GC:  So you’re not optimistic in terms of university departments of history furthering psychohistory and of psychoanalytic institutes also furthering some sort of combination of the fields?

AR:  Not for the immediate future.  Look at Occidental.  The minute I left, the study of psychohistory vanished.  They put up with that course only because I had some seniority and was a pretty forceful guy.  Otherwise, if I’d been some assistant professor who had gone to a psychoanalytic institute and then tried to introduce a new course to the curriculum committee, it would have been voted down.  They tolerated it but they didn’t really like the fact that it was a pretty popular course with good enrollments.

The same thing happened to the study of the history of California.  For 36 years I taught the course on California and I had pretty big enrollments.  Well, the minute I retired Occidental didn’t have a course on California anymore.  The History Department simply eliminated the field.  Now you can find out all about medieval lesbian nuns there, but you can’t find out about the history of California.  Because the department is a woman’s department — there are five women and three men, and the men are rather weak.  Talk about the feminization of the profession!

But, I don’t think psychohistory can be permanently ignored.  Maybe it’ll take a generation or two for it to re-emerge, but I don’t see how provable truths in this field can be permanently deleted from the story of mankind.  How can you ignore human motivation?  And yet, my generation and your generation will continue to face a kind of obdurate, dull, middle-class inability to embrace what could be a highly informative, unique explanation of why human beings often act irrationally.

GC: How can psychohistorians have more influence in academia?

AR:  You and I would have fitted in better if we had been in a major university like UCLA or Berkeley and not in a small liberal arts college — it would have advanced the field much more.

GC:  But there is great value and great joys in educating undergraduates.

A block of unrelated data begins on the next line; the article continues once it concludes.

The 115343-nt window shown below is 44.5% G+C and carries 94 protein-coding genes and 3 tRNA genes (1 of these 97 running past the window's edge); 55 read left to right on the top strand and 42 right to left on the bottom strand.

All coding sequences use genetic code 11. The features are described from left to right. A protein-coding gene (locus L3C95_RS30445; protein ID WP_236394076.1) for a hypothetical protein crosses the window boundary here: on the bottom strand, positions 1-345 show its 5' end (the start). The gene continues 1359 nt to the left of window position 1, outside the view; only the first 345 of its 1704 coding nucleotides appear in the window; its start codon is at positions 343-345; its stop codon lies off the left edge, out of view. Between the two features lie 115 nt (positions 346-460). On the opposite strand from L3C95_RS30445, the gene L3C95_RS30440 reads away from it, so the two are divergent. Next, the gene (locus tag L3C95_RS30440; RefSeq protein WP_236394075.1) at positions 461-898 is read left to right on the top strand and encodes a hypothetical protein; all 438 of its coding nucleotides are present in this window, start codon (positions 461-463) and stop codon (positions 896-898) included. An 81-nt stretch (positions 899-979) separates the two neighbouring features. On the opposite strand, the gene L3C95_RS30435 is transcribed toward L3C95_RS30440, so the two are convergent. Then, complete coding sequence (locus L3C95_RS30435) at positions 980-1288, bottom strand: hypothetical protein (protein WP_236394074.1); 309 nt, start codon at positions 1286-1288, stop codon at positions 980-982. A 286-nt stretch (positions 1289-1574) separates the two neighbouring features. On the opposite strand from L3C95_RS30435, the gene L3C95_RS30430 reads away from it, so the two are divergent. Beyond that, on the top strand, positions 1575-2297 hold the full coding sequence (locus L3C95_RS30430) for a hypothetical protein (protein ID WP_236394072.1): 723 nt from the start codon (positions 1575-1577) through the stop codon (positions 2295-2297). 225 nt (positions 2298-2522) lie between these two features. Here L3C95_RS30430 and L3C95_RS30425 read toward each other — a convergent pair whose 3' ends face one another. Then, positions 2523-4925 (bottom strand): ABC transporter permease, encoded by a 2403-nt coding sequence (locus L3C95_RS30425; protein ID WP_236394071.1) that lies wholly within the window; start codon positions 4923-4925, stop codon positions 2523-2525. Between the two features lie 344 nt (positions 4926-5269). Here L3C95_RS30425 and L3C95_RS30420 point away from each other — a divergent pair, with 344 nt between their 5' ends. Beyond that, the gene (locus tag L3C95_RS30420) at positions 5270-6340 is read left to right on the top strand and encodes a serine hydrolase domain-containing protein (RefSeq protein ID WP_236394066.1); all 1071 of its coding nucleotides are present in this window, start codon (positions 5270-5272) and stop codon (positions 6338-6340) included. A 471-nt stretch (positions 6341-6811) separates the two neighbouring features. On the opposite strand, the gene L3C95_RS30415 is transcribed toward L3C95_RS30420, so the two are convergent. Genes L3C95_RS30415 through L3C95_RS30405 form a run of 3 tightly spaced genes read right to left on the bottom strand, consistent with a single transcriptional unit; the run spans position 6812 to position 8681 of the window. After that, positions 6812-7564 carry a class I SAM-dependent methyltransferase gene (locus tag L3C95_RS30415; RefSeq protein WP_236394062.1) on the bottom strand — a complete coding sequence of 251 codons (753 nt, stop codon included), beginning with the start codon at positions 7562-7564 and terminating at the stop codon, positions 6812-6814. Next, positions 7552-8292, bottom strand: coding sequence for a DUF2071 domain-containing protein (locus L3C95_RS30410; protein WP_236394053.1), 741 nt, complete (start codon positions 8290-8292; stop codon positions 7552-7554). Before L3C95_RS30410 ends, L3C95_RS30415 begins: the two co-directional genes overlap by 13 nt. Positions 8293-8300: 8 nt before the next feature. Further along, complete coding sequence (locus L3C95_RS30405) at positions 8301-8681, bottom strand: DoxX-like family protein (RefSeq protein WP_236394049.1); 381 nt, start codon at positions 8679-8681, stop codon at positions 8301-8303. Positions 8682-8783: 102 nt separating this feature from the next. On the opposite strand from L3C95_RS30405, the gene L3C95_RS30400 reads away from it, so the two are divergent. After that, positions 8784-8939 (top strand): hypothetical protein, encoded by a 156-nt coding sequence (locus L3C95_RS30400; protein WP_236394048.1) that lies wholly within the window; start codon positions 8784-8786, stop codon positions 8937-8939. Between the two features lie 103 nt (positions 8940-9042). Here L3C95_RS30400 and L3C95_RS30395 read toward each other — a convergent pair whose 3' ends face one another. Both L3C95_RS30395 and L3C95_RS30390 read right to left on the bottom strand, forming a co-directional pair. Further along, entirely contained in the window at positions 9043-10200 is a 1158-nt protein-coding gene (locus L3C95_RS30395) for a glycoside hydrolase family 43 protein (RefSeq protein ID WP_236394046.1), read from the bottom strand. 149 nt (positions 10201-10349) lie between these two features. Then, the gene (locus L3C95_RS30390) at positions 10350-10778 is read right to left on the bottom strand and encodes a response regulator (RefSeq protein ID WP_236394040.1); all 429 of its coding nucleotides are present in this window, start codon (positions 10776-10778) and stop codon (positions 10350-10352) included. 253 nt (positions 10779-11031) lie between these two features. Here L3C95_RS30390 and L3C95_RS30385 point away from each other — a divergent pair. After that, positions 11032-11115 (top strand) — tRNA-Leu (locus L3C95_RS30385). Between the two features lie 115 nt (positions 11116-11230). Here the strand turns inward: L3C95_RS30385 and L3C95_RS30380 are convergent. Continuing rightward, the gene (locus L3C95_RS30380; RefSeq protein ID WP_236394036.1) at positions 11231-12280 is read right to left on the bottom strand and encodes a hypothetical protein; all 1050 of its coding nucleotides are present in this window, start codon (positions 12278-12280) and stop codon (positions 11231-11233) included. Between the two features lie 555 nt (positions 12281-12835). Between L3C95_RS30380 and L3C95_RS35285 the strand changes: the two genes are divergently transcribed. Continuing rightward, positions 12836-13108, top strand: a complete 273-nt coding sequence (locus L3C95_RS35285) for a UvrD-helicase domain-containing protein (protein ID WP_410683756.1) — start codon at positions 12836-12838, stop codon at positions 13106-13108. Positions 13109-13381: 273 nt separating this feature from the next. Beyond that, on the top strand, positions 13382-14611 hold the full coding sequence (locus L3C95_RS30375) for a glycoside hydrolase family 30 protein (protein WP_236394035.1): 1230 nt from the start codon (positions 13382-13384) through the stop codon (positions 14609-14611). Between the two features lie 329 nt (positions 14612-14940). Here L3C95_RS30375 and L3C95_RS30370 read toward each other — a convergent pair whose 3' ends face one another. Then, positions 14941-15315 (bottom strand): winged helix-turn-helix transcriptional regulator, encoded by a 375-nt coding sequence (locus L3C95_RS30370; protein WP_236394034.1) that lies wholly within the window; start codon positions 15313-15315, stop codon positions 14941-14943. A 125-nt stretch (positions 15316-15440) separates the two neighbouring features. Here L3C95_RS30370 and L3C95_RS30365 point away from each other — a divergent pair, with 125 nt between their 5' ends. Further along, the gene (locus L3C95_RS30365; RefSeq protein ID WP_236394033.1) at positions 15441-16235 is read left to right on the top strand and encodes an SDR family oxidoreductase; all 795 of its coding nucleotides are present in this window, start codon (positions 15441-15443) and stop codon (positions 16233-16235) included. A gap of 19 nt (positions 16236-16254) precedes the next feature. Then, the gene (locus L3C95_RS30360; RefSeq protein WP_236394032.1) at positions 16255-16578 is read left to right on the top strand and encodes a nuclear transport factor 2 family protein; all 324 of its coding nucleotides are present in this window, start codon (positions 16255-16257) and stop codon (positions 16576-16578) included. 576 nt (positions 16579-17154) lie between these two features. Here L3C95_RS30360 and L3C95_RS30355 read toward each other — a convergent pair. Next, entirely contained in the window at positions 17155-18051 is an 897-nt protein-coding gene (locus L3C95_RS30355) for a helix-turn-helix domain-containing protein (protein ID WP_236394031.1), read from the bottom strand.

AR:  That doesn’t help this field.

GC:  No, it doesn’t, because very few go on from undergraduate.  They have to be caught at the graduate level.

AR:  That’s right.

GC:  Did you have any particular mentors in psychohistory?

AR:  I would have to say no.  Peter Loewenberg would be the closest, although I saw him more as a colleague than a mentor.  It was by my vicarious reading and study mostly, because I was quite alone in this field.

GC:  Would you list the five or so people — in order — that you think have been most influential in psychohistory?

AR:  You have to start with Erikson.  Then I put Lasswell pretty close to Erikson.  Then Kohut, although Kohut is even more of a theoretician.  Don’t forget Anna Freud and Margaret Mahler and those people who studied childhood behavior.  And then the more modern practitioners like Rudolph Binion, John Demos, Peter Loewenberg, and Bruce Mazlish — these are not insignificant people.  They’ve done good work, very good work.  The field has attracted some awfully talented people like Charles Strozier.  It’s very sad that Binion and Mazlish had no psychoanalytic training — they both should have been afforded four years of training.  In the case of Bruce Mazlish, I don’t know why — he had really far more powerful connections, being a member of the MIT faculty and in that Boston academic constellation.  He’s a remarkably talented man, but he does lack that dimension.

GC:  Maybe it was a choice, too, because they could have gotten training.

AR:  I would think so, but maybe it was not offered.  Such matters are awfully dicey because members of the psychoanalytic institutes sometimes get into terrific fights among themselves over candidates.  They’re not models of ethical behavior, they’re rife with politics.

GC:  The last few questions have to do with some particular interests of the Psychohistory Forum.  Are high achievers more identified with their fathers?

AR:  That would be very hard to prove, yet I think of Mazlish’s study of John Stuart Mill and his father [James and John Stuart Mill (1975)].  Mazlish could answer that better than.

GC:  Are psychohistorians more father-identified than others?

AR:  I think I identify with my father much more than with my mother.  My mother was a tubercular who temporarily disappeared when I was about two years old.  I was raised by an aunt for a number of years until my mother came back from a sanitarium.  I think it’s likely, yes, but I wouldn’t generalize too broadly.